Telecoms sector regulator the Communications Authority of Kenya (CA) said Monday it will not issue telecoms operators such as Safaricom #ticker:SCOM with digital broadcasting licences until ongoing assessment of sector competition is completed.
Francis Wangusi, the CA director-general, said that the agency will not consider the matter until a report on sector competition is out.
“The board made a decision that we will not look into the matter until the competition study results are out. We are not under any obligation to give them a licence,” said Mr Wangusi in an interview.
The CA two years ago commissioned consultancy firm Analysys Mason to assess competition in the ICT sector, whose outcome is yet to be determined.
Preliminary findings of the draft report, which was leaked last February, indicated that Safaricom had been found dominant in both voice and mobile money, with more than 80 per cent of the market-share but had not abused that dominance.
Safaricom’s application for a broadcast licence has been pending with the regulator since 2015. It was targeting to operate a commercial free-to-air television station through the permit.
The firm joined the hundreds of investors who moved to take advantage of the migration from analogue to digital broadcasting, which allowed them to set up TV stations without having to put up expensive infrastructure such as transmitters.
The company sought to increase revenue by connecting homes to the Internet using fibre, or a fixed network that was to help its subscribers stream movies from platforms like Netflix and NatGeoWild.
Safaricom also enjoys dominance of the network infrastructure and has the bulk of cell phone towers in marginal and sparsely populated areas.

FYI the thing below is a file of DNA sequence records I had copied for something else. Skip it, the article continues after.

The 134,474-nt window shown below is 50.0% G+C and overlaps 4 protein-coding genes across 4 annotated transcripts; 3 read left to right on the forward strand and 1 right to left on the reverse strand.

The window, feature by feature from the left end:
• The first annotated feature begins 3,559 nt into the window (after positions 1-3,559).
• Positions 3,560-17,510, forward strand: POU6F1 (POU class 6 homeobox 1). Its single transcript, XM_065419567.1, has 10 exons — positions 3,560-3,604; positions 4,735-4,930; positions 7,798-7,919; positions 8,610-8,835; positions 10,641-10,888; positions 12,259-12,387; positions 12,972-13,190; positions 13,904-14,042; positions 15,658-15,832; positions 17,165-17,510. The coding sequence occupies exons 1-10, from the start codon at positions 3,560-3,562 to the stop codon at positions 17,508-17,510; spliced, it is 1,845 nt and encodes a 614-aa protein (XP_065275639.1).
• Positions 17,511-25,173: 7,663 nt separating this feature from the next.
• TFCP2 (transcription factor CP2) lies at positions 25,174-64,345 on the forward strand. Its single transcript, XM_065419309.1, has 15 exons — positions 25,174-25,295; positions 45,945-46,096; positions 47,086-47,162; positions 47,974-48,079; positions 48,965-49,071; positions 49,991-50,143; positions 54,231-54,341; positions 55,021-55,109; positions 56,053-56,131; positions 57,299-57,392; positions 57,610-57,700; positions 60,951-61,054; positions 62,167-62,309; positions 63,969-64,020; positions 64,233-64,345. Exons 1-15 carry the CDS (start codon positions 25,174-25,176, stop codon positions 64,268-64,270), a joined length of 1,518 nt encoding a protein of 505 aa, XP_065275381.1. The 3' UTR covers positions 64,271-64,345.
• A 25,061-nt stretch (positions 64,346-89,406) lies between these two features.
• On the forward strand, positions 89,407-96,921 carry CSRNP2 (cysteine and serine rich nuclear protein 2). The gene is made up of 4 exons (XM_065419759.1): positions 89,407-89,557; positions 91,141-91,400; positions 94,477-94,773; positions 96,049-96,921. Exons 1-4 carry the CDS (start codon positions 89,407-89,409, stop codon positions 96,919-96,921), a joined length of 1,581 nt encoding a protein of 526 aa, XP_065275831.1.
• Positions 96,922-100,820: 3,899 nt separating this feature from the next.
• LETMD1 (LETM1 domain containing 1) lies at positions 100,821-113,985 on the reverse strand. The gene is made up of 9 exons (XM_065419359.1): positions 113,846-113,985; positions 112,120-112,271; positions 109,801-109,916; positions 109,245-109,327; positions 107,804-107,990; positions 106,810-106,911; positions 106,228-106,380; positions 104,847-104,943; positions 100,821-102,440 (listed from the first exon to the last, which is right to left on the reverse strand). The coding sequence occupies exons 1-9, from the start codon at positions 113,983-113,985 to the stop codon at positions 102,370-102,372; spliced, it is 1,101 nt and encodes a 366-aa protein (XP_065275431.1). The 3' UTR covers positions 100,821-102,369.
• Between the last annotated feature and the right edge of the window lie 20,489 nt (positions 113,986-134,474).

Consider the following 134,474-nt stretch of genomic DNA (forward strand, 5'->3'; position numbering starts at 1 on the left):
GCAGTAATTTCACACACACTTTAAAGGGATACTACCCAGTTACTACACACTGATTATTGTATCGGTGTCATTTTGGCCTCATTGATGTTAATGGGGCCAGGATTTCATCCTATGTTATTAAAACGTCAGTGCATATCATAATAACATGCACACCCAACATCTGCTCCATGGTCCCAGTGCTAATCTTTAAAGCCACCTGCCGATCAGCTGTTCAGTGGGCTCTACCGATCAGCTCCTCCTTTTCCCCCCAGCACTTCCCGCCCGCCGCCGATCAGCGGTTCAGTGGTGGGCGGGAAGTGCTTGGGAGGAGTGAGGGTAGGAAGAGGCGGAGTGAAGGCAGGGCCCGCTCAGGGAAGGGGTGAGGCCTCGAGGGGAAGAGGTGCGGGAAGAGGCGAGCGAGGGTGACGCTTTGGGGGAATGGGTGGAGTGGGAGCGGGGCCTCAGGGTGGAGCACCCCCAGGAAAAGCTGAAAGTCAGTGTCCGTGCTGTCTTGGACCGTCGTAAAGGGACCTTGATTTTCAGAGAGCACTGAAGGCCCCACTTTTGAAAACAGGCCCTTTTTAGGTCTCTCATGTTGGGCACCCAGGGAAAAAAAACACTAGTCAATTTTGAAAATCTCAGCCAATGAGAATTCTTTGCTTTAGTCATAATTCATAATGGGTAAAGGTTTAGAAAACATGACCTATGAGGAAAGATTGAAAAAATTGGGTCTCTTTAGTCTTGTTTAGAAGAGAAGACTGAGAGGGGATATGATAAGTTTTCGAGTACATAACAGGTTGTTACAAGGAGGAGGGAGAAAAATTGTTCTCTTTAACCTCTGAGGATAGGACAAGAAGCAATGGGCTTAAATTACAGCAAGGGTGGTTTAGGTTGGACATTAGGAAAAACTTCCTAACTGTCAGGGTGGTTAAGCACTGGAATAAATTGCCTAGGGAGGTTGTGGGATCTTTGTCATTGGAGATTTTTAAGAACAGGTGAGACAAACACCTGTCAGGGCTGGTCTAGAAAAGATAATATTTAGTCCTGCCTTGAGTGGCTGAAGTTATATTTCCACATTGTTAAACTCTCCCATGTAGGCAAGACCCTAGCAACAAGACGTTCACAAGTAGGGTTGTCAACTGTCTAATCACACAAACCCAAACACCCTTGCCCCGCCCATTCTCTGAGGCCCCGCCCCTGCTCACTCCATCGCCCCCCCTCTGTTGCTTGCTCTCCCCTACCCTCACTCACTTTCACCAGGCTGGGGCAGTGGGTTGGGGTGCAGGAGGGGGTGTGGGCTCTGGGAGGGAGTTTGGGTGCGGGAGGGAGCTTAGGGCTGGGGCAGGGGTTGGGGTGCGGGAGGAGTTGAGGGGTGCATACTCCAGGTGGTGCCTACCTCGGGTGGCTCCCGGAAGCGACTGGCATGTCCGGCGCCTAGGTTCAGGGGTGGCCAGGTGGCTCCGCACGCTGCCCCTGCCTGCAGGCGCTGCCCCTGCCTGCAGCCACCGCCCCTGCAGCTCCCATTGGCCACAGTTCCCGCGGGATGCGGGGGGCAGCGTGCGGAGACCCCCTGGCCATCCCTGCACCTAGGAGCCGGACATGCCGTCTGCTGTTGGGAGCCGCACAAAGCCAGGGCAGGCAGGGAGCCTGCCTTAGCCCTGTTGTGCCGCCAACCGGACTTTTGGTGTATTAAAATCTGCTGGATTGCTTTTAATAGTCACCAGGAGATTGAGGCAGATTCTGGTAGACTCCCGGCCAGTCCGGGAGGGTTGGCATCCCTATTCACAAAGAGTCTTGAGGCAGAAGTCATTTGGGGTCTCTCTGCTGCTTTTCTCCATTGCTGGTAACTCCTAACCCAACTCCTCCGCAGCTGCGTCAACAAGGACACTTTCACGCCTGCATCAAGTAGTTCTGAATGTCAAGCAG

To level the playing field, the report had recommended that Safaricom provides 2G, 3G and 4G roaming on its network to other Tier mobile operators in the counties identified for regulated tower sharing.
But Safaricom has opposed such recommendations, arguing that they are likely to kill competition, stifle creativity and innovation in Kenya’s robust mobile phones market.
The recommendation was also seen as placing Safaricom in a difficult position in which it has to develop a pricing formula based on the long-run incremental cost (LRIC) of providing national roaming services to under-served areas.
Besides, Analysys Masion recommended that an interoperable mobile money platform be established to allow other mobile money service providers and consumers to plug into the interoperable system and reduce.
The CA has already acted on this part of the recommendation with the recent establishment of interoperable mobile money platform that is, however, not a single wallet.
Safaricom chief executive Bob Collymore, who has in the past criticised the quest to force Safaricom into sharing its infrastructure with rivals, yesterday said it would be wrong for CA to peg issuance of the broadcast licence on the outcome of the dominance study.
“We keep being promised that it will soon come but much seem to hang on the dominance report although I can’t see the relevance,’ said Mr Collymore.
In the past, he said, the CA has made multiple attempts to impose regulatory measures forcing Safaricom to share its infrastructure with rivals that only amount to punishing success.
Mr Collymore said Safaricom’s dominance is the result of a carefully executed market strategy, innovation and continued investment in the business that should not be punished. Some experts have argued that the regulator should consider introducing lower, asymmetric call termination rates to facilitate growth of smaller operators. Call termination rates are the rates a telecommunications operator charges for carrying another operator’s calls.